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Enabling the Business of Agriculture

Methodology


Enabling the Business of Agriculture presents indicators that measure the laws, regulations and bureaucratic processes that affect farmers in 101 countries. The eight core indicators are: supplying seed, registering fertilizer, securing water, registering machinery, sustaining livestock, protecting plant health, trading food and accessing finance.

Data Collection

The project collects data through questionnaires. Indicator-specific experts in each country fill out questionnaires, sharing their knowledge of relevant regulatory frameworks and administrative processes. These specialists are identified through desk research as well as through collaboration with the World Bank Group’s agriculture experts. For this report, questionnaires were administered to more than 4,000 respondents from law firms, private businesses, government agencies, nonprofit organizations and universities. In addition to the questionnaires, the team engaged with agriculture experts in several rounds of interaction by email, conference calls and in-person meetings. The team visited eight countries to verify the data and observe regulatory processes on the ground. Detailed information about the local experts who contributed to this year’s study is available on the Stakeholders page of this website.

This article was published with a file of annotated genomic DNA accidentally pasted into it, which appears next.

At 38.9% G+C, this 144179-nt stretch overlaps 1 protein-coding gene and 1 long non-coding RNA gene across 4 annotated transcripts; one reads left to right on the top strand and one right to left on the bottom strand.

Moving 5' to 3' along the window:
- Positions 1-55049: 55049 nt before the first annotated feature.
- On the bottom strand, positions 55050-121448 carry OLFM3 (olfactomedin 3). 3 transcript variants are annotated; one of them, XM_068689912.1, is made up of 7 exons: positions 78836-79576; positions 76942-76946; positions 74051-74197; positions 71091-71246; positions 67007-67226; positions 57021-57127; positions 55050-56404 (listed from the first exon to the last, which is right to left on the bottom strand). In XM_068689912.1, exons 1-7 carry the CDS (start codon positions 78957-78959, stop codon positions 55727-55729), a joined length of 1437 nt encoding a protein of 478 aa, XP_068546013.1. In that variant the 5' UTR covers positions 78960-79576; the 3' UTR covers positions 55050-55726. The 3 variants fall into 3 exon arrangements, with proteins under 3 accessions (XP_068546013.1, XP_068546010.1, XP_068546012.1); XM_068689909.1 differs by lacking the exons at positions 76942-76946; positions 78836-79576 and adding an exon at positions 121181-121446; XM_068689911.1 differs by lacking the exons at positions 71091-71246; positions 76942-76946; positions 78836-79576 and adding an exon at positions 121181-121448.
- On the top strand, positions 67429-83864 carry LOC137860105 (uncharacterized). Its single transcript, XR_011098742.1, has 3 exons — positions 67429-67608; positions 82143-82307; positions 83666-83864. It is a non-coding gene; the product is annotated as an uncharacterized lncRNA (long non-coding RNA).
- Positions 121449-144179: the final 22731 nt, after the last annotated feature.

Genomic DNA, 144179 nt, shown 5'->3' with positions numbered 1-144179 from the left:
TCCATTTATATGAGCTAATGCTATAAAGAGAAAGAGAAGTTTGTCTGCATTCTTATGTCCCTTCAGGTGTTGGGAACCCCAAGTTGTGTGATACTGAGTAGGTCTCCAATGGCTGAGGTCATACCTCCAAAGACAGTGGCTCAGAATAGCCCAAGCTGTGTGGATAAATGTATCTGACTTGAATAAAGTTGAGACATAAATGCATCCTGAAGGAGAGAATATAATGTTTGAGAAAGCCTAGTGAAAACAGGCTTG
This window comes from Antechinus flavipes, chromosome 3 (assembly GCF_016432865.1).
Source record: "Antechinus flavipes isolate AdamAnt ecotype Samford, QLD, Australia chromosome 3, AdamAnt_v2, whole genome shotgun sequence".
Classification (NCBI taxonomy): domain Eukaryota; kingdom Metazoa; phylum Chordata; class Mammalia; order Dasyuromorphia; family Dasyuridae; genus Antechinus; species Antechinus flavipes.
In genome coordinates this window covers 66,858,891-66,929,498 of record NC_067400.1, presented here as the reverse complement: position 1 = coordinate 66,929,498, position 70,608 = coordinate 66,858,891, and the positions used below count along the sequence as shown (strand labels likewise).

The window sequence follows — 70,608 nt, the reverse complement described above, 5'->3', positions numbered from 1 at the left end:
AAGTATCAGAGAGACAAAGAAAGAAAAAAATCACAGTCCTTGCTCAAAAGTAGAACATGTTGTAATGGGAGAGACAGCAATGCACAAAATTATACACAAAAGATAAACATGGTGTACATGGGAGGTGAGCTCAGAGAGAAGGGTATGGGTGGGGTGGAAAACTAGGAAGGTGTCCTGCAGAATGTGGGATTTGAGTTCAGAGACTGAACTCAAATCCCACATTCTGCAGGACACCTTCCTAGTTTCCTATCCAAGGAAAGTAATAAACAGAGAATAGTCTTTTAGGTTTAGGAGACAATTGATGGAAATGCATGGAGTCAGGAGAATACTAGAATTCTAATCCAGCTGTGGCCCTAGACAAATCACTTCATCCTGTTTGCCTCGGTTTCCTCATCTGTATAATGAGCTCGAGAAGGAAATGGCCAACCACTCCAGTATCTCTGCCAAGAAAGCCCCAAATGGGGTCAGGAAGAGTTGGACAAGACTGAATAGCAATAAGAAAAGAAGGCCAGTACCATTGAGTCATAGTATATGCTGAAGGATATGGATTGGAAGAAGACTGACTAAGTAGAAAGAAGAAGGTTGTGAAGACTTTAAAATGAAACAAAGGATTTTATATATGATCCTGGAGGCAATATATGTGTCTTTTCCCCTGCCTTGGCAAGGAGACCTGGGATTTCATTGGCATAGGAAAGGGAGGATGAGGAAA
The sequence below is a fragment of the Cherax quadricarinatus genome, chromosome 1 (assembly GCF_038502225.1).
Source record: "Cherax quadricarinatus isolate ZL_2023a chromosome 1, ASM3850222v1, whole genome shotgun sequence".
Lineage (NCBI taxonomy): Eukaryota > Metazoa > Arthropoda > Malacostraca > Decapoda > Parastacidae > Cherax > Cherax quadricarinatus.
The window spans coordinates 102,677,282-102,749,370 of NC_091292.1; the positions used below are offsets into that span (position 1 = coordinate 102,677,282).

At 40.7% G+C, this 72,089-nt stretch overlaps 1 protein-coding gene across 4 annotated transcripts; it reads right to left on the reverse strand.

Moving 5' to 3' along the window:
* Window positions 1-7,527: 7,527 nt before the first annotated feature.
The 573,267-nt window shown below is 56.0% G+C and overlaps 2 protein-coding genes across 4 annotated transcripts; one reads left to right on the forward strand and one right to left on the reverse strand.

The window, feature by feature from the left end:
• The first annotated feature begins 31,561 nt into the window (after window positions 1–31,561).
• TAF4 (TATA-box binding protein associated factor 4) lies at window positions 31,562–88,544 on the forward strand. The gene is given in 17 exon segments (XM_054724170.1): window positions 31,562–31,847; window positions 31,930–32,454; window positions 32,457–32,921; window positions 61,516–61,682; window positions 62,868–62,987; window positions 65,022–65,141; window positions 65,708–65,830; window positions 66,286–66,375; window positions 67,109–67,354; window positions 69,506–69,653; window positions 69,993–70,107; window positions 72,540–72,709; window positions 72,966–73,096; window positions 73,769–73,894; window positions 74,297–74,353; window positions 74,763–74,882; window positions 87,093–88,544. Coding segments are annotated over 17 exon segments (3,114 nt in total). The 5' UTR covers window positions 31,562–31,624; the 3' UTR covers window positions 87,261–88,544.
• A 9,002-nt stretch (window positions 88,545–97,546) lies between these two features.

Once the data are collected, the team analyzes the information in conjunction with publicly available data on agency websites as well as texts of relevant laws and regulations in force as of June 30, 2018.

To allow for cross-country comparability, the team collects data in a standardized way. A universal set of assumptions about a domestic farmer growing crops and cattle was applied as follows:

  • The farmer lives within 100 kilometers of the largest business city in the country. 
  • She owns and farms less than 5 hectares of land.
  • On 90% of her land, she grows a single crop to sell.
  • In the remaining part of her land, she grows a mix of crops to feed her family.

In addition, each indicator employs several specific assumptions about the type of seed used by farmers, their water uses, and so on.